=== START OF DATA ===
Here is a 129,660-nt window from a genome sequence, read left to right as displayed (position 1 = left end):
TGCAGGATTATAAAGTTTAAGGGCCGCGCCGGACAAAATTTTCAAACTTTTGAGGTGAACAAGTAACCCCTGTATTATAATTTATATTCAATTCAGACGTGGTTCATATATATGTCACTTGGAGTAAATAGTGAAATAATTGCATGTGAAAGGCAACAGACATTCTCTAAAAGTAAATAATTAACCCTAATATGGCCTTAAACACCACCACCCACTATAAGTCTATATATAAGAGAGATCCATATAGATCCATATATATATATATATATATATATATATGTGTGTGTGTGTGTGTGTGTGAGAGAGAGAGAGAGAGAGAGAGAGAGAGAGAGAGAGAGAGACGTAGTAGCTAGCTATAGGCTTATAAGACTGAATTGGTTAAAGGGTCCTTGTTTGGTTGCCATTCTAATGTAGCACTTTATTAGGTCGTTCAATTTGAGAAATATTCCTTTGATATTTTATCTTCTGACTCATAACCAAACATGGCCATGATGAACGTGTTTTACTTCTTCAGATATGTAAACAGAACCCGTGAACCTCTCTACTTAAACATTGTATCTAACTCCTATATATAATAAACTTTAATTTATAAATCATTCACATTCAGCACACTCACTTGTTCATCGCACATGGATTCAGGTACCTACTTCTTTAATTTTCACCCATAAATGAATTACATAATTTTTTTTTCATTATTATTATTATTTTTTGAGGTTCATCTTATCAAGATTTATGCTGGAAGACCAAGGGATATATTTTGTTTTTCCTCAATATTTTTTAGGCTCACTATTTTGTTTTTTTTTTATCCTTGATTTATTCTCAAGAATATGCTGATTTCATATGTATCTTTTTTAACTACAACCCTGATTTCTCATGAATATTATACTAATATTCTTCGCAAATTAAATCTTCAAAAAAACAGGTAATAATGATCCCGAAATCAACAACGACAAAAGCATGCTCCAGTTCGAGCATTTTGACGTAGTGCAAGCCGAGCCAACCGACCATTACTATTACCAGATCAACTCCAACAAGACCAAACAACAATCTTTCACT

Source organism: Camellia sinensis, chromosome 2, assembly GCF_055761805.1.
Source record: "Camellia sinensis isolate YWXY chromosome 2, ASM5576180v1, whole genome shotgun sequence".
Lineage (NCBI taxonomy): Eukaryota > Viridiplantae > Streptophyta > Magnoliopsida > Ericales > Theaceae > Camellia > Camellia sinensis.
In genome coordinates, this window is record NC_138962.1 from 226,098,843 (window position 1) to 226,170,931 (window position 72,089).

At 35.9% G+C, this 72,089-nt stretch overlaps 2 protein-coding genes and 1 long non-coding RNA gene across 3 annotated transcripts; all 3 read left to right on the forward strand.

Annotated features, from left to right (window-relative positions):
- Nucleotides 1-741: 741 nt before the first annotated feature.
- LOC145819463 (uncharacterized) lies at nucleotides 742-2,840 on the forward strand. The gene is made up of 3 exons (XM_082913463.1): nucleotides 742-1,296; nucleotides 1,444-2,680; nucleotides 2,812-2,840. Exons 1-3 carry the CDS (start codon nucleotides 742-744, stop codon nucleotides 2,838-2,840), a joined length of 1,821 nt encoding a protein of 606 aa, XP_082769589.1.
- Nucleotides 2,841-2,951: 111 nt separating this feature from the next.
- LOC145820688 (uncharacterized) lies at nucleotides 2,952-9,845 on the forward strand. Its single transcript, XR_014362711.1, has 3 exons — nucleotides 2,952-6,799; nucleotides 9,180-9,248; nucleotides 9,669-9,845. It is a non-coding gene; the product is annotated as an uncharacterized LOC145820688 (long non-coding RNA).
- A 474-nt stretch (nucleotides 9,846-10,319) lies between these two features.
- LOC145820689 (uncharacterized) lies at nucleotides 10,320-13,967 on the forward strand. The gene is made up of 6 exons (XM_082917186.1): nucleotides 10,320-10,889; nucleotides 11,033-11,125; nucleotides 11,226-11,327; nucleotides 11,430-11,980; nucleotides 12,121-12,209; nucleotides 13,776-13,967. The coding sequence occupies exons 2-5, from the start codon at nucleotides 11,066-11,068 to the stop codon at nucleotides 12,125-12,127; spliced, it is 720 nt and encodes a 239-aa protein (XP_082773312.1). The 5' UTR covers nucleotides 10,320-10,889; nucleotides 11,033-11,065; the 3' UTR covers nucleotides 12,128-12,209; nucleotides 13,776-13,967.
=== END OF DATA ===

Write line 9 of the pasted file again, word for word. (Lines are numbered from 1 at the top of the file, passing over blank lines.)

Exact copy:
- Nucleotides 1-741: 741 nt before the first annotated feature.